CFP Earnings Up 21 Percent | AccountingWEB

CFP Earnings Up 21 Percent

An industry survey conducted by The College for Financial Planning reports that certified financial planner earnings have increased more than 20 percent since 2006.

Respondents to the 2007 Survey of Trends in the Financial Planning Industry reported mean gross earnings of $283,079 in 2006, compared to the $232,995 reported in last year's survey. Longevity in the profession proved to be a factor in reported earnings, as those professionals with five to nine years of experience reported earning an average of $111,730, while those with 30-plus years of experience averaged $476,464 in earnings.

Professional designations also moved income levels upward, and rapidly. For example, those holding the College for Financial Planning asset management designation, Accredited Asset Management Specialist, reported increases in earnings from 18 percent to 29 percent, with an annual income of $109,000-188,000. Those holding the retirement counseling designation, Chartered Retirement Planning Counselor, reported earnings increases of 12 to 15 percent, and annual incomes greater than $140,000.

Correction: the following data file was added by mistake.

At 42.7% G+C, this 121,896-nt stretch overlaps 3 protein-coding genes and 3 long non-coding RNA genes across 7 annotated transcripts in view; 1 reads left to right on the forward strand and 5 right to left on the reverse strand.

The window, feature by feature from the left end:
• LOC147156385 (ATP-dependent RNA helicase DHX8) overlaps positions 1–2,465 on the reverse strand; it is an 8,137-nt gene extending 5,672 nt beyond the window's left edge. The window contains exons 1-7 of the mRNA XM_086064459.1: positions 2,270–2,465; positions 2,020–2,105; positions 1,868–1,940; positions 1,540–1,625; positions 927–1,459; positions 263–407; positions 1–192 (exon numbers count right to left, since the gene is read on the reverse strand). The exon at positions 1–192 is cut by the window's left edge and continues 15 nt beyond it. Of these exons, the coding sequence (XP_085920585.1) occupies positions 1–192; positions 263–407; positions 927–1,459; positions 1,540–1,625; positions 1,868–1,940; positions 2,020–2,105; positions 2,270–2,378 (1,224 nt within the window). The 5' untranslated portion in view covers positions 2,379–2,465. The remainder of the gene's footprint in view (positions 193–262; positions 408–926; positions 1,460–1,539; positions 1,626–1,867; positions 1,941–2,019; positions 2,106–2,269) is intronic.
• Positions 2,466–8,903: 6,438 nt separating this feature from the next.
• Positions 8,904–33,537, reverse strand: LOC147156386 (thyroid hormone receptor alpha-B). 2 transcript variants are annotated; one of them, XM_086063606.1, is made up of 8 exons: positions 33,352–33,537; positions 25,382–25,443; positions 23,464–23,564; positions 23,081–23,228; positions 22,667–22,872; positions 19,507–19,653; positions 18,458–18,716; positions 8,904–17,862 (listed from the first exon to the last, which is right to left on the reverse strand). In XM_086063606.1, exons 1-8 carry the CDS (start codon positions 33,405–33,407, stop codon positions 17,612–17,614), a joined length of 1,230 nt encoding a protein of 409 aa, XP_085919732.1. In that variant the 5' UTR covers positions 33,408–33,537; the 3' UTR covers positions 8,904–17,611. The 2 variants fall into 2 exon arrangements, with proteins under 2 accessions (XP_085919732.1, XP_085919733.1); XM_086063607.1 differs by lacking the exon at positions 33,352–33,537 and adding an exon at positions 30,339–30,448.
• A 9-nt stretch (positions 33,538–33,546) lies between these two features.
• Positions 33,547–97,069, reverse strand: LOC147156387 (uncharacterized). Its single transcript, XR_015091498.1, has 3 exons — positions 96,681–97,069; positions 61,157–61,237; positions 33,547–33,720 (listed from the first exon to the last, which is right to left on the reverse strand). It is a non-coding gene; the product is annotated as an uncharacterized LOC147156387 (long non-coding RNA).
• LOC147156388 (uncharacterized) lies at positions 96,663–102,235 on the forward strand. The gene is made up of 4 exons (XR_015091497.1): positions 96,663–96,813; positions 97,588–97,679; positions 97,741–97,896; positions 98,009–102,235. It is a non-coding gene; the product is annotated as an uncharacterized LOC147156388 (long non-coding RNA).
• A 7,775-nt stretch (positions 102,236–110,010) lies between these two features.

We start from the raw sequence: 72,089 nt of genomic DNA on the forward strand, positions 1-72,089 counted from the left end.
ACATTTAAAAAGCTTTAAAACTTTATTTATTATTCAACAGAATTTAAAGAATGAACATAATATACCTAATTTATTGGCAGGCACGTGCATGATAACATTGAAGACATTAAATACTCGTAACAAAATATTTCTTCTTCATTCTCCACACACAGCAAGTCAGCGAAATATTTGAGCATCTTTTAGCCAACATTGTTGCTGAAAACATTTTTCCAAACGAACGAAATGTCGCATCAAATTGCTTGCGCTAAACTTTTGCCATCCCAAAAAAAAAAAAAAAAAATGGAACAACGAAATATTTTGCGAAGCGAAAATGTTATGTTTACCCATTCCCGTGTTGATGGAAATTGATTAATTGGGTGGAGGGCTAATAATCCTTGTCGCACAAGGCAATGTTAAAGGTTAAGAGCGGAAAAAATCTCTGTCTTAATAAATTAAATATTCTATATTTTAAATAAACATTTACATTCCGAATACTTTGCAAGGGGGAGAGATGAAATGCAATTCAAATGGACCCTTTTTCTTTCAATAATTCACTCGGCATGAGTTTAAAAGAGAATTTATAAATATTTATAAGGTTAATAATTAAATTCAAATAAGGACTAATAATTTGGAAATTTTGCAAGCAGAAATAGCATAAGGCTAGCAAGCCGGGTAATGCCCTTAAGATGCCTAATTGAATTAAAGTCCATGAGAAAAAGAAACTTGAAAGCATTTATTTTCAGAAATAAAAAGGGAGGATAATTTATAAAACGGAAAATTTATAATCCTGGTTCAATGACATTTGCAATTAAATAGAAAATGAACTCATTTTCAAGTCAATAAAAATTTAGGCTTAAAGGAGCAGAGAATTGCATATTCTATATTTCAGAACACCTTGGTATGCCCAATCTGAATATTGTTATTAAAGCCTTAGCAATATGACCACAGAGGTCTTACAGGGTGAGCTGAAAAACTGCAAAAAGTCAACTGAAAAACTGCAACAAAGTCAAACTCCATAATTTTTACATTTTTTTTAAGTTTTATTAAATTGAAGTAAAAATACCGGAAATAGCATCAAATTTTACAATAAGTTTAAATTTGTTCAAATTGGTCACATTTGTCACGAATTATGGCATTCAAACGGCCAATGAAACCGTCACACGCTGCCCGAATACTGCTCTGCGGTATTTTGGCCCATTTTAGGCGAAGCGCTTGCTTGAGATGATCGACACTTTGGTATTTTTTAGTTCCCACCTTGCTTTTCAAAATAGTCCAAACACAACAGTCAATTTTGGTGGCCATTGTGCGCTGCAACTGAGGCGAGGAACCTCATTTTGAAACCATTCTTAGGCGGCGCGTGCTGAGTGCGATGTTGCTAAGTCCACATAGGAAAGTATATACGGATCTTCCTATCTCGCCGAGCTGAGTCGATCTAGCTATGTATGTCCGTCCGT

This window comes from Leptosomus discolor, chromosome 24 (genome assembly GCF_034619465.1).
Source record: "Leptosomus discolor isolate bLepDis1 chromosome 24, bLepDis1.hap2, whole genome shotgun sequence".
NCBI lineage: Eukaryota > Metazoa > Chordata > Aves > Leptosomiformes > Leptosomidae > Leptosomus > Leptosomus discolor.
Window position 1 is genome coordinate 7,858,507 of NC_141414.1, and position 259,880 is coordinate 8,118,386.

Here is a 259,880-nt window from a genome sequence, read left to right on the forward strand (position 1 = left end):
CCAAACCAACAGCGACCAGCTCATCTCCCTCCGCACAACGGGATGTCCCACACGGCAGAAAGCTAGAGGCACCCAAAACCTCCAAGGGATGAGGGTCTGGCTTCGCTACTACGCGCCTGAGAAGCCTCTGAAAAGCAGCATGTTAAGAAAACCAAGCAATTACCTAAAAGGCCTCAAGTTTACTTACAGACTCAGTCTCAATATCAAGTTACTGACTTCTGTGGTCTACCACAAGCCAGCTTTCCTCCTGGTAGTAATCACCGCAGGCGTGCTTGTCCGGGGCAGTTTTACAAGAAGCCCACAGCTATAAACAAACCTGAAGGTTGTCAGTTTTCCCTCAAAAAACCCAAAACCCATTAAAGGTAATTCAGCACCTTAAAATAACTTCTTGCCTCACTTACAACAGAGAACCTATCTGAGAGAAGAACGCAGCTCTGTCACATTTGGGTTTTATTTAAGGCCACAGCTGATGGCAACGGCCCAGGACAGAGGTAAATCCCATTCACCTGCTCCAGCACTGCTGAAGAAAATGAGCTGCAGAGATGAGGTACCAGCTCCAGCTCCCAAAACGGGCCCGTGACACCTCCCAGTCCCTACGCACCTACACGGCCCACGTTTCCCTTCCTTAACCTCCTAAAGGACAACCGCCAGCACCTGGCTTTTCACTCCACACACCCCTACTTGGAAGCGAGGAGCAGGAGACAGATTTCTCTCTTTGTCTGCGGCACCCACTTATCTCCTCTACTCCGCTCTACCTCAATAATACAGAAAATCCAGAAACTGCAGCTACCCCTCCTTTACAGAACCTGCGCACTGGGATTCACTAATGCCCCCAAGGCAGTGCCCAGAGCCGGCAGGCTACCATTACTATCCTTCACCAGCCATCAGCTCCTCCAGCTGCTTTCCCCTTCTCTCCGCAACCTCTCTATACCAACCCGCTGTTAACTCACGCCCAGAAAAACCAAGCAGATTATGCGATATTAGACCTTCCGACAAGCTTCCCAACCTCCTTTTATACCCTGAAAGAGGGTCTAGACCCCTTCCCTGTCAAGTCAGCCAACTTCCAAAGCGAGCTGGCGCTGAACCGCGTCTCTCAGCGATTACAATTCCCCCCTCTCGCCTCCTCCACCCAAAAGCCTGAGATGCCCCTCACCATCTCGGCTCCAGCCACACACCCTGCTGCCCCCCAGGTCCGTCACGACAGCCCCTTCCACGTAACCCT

Financial planners surveyed were likely to hold more than one license or designation, in addition to the CFP certification. Life and Health licenses, NASD, RIA, and CPA were among the most widely held designations reported on the Survey. Financial planners are also well educated, with 89 percent holding bachelor's degrees, and 42 percent with graduate degrees.

The survey reported that the typical client of financial planners is a two-income couple, 50 to 59 years old, with gross income of $100,000 to 149,999, discretionary income of $10,000 to 20,000, and a net worth of $1 million to 1.5 million. Clients were considered most knowledgeable about basic budgeting and financial goal setting, and least knowledgeable about estate planning. Clients were most concerned about health care costs, and least concerned about losing their jobs.

The survey found a cause of concern for planners and their clients in questions about retirement expectations. Fully 88 percent of clients expect to be able to maintain their current standard of living in retirement, while only 70 percent of financial planners expect clients to be able to maintain current living standards.

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